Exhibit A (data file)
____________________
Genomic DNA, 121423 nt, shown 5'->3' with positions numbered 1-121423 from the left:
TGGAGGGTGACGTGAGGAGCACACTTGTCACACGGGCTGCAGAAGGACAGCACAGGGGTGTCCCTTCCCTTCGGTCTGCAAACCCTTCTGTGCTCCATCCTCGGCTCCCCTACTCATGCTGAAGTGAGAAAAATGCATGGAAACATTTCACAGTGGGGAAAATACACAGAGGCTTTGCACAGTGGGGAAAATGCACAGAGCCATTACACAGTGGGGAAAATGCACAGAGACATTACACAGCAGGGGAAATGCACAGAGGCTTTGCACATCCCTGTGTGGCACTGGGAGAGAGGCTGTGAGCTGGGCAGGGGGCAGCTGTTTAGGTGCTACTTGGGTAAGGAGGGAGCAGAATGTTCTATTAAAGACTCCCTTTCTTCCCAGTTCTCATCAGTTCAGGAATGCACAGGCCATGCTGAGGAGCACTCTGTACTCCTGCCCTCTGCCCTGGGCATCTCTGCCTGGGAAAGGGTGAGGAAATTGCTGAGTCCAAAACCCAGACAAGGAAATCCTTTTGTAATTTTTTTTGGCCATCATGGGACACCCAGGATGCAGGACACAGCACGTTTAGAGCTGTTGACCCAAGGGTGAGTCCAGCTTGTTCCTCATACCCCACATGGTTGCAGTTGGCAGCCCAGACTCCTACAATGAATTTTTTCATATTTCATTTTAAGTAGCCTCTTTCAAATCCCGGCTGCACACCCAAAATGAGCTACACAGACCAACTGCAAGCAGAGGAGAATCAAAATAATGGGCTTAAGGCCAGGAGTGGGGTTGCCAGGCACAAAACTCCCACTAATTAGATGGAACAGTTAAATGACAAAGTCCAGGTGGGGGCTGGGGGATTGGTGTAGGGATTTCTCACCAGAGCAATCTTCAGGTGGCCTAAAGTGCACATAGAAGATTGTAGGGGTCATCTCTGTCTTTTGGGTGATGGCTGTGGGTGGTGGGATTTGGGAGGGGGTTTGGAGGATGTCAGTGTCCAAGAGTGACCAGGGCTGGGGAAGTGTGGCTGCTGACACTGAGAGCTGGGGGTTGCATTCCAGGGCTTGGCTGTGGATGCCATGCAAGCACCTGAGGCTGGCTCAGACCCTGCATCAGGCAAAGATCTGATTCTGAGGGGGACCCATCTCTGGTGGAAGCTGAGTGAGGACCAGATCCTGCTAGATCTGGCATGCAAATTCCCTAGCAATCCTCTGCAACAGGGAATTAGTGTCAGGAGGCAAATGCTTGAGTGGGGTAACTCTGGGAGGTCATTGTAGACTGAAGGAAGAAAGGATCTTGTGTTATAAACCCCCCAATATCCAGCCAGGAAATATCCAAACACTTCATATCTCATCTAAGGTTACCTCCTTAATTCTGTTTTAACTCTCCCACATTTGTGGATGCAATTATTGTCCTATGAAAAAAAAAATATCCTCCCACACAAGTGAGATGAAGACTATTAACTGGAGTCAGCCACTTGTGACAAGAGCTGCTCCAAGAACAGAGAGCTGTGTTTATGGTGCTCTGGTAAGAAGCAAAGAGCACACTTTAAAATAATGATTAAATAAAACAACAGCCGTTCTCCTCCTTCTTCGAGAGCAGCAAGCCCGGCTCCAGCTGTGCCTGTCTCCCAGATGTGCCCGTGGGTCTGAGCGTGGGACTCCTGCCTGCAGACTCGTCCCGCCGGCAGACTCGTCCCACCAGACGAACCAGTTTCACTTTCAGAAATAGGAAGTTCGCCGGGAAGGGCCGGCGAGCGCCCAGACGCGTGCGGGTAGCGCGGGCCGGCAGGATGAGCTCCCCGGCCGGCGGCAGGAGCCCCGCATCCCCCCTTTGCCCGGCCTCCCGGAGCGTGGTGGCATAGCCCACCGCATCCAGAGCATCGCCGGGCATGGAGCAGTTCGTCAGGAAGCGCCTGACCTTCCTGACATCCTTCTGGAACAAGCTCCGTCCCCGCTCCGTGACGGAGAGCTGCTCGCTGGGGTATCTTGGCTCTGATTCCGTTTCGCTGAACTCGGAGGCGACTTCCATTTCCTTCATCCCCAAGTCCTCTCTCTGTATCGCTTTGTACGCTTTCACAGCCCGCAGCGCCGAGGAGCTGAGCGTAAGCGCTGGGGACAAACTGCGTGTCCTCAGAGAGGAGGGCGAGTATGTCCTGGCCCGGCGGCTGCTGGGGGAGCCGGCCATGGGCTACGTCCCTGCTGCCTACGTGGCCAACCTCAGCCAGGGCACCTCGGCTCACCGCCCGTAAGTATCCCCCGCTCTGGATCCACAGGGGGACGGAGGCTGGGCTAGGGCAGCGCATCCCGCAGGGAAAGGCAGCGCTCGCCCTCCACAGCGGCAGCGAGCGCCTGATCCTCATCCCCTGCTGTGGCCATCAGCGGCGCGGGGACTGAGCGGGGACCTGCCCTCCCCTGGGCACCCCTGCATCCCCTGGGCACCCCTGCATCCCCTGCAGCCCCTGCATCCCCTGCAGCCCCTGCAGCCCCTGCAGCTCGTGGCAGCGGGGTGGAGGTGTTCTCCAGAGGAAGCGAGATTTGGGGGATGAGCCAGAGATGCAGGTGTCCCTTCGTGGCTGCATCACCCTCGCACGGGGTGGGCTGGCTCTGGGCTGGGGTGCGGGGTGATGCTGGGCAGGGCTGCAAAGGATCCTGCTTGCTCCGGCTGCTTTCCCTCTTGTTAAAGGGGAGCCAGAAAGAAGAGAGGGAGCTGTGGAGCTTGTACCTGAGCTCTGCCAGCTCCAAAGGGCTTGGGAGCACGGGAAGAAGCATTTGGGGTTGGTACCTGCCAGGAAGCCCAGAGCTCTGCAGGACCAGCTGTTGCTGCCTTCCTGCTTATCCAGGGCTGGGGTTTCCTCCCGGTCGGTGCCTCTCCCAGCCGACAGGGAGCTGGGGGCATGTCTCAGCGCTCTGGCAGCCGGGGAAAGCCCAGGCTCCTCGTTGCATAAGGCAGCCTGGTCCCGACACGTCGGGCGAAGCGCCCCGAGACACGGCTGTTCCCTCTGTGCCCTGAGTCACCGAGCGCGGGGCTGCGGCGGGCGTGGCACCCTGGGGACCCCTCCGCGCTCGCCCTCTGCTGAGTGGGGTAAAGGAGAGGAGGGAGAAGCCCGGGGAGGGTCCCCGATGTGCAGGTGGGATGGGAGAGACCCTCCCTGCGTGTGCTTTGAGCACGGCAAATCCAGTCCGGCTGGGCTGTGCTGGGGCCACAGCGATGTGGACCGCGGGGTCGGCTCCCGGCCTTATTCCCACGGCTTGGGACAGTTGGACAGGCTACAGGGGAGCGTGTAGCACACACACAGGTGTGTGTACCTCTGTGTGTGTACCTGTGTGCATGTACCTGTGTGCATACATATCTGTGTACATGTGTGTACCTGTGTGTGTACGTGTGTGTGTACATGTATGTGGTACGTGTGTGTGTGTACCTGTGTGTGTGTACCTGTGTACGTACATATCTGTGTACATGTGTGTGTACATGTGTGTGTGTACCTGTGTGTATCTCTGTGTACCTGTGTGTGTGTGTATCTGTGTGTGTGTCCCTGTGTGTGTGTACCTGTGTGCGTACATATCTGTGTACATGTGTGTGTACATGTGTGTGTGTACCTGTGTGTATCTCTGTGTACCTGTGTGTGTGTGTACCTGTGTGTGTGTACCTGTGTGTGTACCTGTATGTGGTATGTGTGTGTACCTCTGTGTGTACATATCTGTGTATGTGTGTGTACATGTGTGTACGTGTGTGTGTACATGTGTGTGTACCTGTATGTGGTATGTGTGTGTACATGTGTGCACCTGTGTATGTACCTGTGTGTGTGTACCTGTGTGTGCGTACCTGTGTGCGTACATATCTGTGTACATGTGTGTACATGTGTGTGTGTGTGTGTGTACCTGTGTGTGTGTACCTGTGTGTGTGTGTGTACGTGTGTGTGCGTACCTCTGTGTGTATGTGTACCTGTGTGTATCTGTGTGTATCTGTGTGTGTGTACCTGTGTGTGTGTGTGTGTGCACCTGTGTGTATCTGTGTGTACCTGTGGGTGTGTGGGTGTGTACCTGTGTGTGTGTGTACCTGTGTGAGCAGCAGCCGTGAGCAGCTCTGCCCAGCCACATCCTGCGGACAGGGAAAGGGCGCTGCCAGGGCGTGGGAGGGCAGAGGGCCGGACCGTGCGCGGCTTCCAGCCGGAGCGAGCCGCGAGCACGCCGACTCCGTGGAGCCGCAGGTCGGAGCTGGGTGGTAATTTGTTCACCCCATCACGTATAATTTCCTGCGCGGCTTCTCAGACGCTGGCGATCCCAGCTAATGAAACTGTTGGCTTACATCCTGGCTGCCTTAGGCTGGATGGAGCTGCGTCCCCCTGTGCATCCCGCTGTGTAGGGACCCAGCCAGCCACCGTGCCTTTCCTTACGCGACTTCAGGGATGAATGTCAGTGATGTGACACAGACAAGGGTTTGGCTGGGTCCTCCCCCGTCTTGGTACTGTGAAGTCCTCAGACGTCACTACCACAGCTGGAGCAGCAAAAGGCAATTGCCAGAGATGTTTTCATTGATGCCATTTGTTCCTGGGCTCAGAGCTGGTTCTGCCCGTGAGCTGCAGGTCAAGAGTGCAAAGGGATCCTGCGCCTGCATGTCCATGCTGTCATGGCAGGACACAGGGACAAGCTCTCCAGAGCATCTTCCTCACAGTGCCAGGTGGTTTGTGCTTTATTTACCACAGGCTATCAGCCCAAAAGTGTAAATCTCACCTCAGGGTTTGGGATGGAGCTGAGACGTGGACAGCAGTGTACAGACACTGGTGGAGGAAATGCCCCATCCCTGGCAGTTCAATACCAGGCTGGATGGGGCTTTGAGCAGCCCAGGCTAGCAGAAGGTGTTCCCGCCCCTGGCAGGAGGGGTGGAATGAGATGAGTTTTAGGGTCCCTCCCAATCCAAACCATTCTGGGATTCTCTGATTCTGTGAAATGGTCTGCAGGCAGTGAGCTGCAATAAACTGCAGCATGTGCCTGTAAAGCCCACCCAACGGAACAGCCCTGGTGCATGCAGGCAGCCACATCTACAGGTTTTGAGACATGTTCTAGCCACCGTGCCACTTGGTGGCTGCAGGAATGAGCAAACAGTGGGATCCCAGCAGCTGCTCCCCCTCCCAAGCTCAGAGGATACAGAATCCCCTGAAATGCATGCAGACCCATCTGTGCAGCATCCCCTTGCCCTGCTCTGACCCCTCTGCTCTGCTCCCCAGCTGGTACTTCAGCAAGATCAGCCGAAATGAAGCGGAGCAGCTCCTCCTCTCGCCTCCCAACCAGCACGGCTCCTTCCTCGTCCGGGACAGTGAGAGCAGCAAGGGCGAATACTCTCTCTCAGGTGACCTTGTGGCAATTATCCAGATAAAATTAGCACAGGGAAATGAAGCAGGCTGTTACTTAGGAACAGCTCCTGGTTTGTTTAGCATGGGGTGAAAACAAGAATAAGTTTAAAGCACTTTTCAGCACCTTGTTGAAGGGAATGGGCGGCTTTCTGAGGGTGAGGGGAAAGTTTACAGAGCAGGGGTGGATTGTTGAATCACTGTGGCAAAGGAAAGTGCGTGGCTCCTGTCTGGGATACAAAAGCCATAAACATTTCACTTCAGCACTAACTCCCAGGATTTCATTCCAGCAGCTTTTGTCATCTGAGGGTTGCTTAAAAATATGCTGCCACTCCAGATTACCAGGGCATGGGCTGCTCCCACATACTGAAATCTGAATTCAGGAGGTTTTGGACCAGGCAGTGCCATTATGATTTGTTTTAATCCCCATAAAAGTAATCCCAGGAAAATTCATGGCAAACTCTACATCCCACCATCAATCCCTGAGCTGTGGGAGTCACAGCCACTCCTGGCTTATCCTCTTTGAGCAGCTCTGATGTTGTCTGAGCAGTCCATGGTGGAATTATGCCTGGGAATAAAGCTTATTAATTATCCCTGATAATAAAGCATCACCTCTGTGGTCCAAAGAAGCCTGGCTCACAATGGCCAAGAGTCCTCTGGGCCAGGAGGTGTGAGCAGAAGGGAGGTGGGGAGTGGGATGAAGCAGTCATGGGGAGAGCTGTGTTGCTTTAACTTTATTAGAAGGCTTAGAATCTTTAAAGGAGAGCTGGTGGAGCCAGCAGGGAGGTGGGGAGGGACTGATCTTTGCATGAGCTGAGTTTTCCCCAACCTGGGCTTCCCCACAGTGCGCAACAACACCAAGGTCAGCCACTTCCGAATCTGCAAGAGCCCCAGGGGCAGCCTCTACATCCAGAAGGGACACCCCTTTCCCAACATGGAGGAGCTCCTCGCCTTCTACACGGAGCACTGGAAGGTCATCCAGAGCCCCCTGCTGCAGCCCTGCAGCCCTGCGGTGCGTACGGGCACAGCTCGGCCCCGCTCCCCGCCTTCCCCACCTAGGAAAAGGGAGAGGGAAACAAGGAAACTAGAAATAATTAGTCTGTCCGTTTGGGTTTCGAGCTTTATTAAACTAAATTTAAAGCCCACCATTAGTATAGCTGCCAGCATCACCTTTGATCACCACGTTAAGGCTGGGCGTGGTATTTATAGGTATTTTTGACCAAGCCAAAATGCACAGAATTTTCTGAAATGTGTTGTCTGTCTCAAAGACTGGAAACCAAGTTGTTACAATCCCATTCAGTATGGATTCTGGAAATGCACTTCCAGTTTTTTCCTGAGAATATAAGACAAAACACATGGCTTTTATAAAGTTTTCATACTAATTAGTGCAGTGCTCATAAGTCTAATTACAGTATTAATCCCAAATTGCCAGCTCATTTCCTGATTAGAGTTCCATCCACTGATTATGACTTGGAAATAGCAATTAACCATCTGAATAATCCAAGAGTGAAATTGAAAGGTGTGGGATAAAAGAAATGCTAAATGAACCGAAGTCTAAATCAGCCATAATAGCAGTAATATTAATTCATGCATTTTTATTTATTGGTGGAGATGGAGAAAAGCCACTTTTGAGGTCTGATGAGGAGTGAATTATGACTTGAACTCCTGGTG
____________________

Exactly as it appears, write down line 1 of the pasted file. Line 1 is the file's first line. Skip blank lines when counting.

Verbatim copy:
Genomic DNA, 121423 nt, shown 5'->3' with positions numbered 1-121423 from the left: